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National Restaurant Association - Condoleezza Rice: Invest in human potential

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Condoleezza Rice: Invest in human potential

Former Secretary of State Condoleezza Rice told attendees at this year’s National Restaurant Association Show that America’s success depends on its commitment to invest in human potential.

Rice made her remarks at our May 20 Signature ‘18 event, saying that the greatest American ideal is the belief in human potential.

It's not where you come from, but where you're going

“Democracy is only as strong as its weakest link and right now we have too many weak links,” she said. “Human potential means understanding that the United States of America isn’t held together by ethnicity, nationality or religion, but by an aspiration, a belief that it doesn’t matter where you came from. It matters where you are going. You can come from humble circumstances and do great things. That, for years, allowed people to come from all over the world, just to be a part of that promise.”

She spoke of her admiration for her grandfather, who embodied this philosophy, and became the first member of her family to attend college. Rice attributes much of her success to his understanding that education holds the power to transform a person’s life and offers hope for a brighter future. He made sure to instill this belief into his children, which allowed generations of his family to realize their dreams. Her father became a university administrator and her aunt earned a Ph.D. in Victorian literature.

Education is the key to the future

She went on to say that the greatest challenge confronting America has become the lack of quality K-12 education.

“This is the greatest national security crisis,” she said. “If you are of means, you will move to a district where schools are good. Who’s really stuck in failing neighborhood schools? Poor kids. We’re creating two societies: one capable and one not. For a country held together by the belief that it doesn’t matter where you came from, it matters where you’re going, that will be the end of us. America has a human potential problem. We can’t have any more third-graders who can’t read.”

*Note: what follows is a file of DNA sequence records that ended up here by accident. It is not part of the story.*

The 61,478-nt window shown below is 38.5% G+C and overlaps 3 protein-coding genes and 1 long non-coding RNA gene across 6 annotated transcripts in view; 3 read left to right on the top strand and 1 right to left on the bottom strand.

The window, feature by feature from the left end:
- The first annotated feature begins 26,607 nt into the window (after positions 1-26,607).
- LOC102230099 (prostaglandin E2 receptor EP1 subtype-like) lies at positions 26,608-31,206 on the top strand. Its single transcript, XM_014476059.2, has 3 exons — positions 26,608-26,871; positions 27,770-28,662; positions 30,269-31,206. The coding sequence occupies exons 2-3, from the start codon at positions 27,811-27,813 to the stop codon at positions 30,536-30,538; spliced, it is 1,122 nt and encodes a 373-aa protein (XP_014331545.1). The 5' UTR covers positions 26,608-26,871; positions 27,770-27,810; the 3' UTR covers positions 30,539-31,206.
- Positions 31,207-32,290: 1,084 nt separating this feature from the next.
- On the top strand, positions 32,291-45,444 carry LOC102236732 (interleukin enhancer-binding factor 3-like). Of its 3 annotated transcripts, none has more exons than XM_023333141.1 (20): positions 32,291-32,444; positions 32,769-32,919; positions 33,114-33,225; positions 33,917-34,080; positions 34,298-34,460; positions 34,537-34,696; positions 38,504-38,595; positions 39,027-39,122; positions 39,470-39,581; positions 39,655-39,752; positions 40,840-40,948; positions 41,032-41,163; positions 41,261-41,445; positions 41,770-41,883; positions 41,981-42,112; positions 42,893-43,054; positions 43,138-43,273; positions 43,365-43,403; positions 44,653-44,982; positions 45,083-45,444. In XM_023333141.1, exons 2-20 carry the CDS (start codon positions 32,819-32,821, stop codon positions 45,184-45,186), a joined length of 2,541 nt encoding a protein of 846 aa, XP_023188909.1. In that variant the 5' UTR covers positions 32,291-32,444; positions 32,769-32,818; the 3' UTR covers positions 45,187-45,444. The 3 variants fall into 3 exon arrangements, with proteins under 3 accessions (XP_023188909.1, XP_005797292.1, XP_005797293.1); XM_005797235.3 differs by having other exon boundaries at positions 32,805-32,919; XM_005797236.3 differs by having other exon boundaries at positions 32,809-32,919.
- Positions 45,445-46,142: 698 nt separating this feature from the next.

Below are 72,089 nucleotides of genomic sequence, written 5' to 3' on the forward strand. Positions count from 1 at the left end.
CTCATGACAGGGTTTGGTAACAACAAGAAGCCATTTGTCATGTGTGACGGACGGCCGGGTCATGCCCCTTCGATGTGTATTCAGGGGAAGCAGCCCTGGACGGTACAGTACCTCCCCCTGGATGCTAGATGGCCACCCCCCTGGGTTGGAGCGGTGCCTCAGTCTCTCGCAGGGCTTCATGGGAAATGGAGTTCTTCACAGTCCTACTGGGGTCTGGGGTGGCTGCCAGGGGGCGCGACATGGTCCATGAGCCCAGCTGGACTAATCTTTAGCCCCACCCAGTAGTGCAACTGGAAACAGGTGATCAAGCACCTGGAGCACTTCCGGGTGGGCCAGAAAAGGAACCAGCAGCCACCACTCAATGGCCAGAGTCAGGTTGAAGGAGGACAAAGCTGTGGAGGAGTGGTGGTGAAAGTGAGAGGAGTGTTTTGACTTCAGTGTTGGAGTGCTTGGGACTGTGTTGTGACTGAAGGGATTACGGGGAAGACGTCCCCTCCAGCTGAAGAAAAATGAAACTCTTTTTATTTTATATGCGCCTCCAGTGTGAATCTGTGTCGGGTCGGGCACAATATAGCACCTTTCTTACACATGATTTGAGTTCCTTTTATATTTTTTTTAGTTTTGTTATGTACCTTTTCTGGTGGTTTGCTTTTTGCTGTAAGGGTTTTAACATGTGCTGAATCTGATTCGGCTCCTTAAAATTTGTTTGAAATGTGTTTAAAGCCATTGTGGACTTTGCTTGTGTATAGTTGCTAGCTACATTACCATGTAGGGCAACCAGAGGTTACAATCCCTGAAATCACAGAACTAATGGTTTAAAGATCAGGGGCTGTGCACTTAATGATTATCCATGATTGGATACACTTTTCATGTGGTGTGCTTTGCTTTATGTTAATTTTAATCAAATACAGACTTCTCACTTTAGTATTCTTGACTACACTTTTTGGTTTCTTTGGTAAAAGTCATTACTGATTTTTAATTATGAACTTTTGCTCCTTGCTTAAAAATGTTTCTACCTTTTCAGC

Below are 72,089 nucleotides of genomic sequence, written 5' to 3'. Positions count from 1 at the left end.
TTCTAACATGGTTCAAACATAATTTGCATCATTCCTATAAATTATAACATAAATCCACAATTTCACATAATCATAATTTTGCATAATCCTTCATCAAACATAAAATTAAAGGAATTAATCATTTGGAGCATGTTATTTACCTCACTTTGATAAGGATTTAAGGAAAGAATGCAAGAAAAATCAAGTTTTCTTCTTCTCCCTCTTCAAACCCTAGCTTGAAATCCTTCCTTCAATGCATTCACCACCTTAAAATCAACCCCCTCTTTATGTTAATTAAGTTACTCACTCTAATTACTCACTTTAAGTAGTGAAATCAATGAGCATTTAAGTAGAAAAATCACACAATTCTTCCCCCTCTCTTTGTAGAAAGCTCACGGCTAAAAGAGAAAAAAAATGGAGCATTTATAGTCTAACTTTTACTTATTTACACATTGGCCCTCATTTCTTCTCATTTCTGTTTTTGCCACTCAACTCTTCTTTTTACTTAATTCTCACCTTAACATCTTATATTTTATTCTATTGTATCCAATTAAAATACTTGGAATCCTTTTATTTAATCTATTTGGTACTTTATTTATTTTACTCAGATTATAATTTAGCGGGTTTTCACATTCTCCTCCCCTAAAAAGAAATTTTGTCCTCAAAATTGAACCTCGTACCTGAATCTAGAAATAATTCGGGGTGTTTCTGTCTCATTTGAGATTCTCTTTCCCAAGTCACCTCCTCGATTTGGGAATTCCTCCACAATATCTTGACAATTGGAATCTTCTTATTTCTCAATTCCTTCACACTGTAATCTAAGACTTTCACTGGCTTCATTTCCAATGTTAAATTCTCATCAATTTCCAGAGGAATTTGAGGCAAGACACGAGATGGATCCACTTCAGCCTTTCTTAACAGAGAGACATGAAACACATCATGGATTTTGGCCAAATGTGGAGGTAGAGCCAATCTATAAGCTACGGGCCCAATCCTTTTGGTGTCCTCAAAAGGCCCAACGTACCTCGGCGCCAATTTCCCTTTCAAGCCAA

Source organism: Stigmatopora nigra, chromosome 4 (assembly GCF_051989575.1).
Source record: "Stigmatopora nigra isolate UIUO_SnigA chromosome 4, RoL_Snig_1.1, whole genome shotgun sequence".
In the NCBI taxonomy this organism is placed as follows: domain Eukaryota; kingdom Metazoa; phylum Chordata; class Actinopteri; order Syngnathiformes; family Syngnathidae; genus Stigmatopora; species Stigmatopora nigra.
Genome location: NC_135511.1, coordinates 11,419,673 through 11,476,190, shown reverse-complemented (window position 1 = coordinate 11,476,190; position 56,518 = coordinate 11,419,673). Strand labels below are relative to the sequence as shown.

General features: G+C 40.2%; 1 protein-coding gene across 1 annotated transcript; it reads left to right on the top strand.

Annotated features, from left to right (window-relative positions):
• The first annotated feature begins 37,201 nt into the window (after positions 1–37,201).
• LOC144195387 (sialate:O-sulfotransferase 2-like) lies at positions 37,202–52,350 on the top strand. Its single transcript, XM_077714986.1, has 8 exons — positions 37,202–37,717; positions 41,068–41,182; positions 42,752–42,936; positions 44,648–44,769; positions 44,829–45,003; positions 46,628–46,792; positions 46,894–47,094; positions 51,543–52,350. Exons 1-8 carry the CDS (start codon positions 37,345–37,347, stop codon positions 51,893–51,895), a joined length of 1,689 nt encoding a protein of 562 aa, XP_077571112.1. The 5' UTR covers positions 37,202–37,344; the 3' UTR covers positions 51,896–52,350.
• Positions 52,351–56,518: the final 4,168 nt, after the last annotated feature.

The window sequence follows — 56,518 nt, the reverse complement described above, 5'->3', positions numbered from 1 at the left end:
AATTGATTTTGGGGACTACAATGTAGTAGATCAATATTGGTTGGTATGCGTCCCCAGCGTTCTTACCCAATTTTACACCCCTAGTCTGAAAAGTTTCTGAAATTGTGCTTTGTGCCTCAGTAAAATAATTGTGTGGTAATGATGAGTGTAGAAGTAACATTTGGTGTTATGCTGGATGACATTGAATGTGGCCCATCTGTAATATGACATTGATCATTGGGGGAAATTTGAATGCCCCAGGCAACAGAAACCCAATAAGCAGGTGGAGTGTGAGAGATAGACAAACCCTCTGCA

Rice continued by applauding the restaurant industry’s efforts to provide apprenticeships and training to help employees become job-ready.

“We can’t have any more 18-year-olds without skills,” she said. “Not everyone has to go to college, but everyone needs a job. I know your industry provides skills for our kids. I hope there are more efforts to let 18-, 19-, or 20-year-olds get training so they can enter the workforce prepared and able to have what we all know work brings ‑‑ a sense of self-worth, not just a paycheck. And we can’t have anymore 35-year-olds who can’t be retrained either, because job skills these days don’t remain stagnant. You must keep training and retraining.”

Help develop human potential

She implored Show guests to think about retraining employees before automating them out of their jobs. It’s not just industrialization or globalization that has caused people to drop out of the job market, she said. Automation plays a big role, too. “Before you automate people out of your workforce, think about retraining them. We have a responsibility to develop human potential.”

America is best at mobilizing human potential, she added. “ 'We The People' is an inclusive concept,” she said. “If we do this, the country will be confident again.”

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